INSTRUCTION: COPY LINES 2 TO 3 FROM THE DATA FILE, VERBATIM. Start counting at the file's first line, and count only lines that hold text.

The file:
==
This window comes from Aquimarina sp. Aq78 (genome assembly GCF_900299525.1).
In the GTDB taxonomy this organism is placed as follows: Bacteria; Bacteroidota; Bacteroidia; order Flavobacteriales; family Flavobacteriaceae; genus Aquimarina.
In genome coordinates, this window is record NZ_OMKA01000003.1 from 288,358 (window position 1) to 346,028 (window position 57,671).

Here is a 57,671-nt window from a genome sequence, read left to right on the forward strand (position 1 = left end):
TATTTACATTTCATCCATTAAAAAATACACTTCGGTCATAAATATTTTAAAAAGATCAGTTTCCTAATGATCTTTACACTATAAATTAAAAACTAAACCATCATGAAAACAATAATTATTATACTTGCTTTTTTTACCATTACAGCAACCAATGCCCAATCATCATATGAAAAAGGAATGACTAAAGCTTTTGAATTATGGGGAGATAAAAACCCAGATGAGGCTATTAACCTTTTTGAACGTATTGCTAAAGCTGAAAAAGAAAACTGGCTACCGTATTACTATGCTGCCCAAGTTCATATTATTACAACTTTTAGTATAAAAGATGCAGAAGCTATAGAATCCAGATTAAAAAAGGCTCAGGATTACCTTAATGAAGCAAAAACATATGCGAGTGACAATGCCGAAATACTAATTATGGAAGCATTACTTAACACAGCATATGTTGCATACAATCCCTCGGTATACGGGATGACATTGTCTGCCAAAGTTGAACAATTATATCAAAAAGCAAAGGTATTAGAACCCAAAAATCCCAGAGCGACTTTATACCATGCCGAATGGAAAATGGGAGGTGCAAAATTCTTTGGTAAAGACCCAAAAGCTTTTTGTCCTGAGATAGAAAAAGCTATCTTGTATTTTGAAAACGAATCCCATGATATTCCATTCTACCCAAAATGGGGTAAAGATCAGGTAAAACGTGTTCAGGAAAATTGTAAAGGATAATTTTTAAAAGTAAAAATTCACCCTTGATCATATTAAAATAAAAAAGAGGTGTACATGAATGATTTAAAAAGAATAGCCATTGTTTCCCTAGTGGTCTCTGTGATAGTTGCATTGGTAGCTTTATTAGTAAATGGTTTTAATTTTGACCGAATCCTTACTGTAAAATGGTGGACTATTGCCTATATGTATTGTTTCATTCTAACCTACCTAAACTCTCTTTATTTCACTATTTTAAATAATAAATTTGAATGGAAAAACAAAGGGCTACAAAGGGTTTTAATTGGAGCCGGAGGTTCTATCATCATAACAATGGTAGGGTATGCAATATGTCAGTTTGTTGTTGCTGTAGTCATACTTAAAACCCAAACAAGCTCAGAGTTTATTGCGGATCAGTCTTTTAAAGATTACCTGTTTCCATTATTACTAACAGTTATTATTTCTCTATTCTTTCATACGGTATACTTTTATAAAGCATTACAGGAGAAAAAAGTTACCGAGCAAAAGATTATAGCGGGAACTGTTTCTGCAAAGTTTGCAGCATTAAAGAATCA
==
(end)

In the GTDB taxonomy this organism is placed as follows: Bacteria; Bacteroidota; Bacteroidia; order Flavobacteriales; family Flavobacteriaceae; genus Aquimarina.
In genome coordinates, this window is record NZ_OMKA01000003.1 from 288,358 (window position 1) to 346,028 (window position 57,671).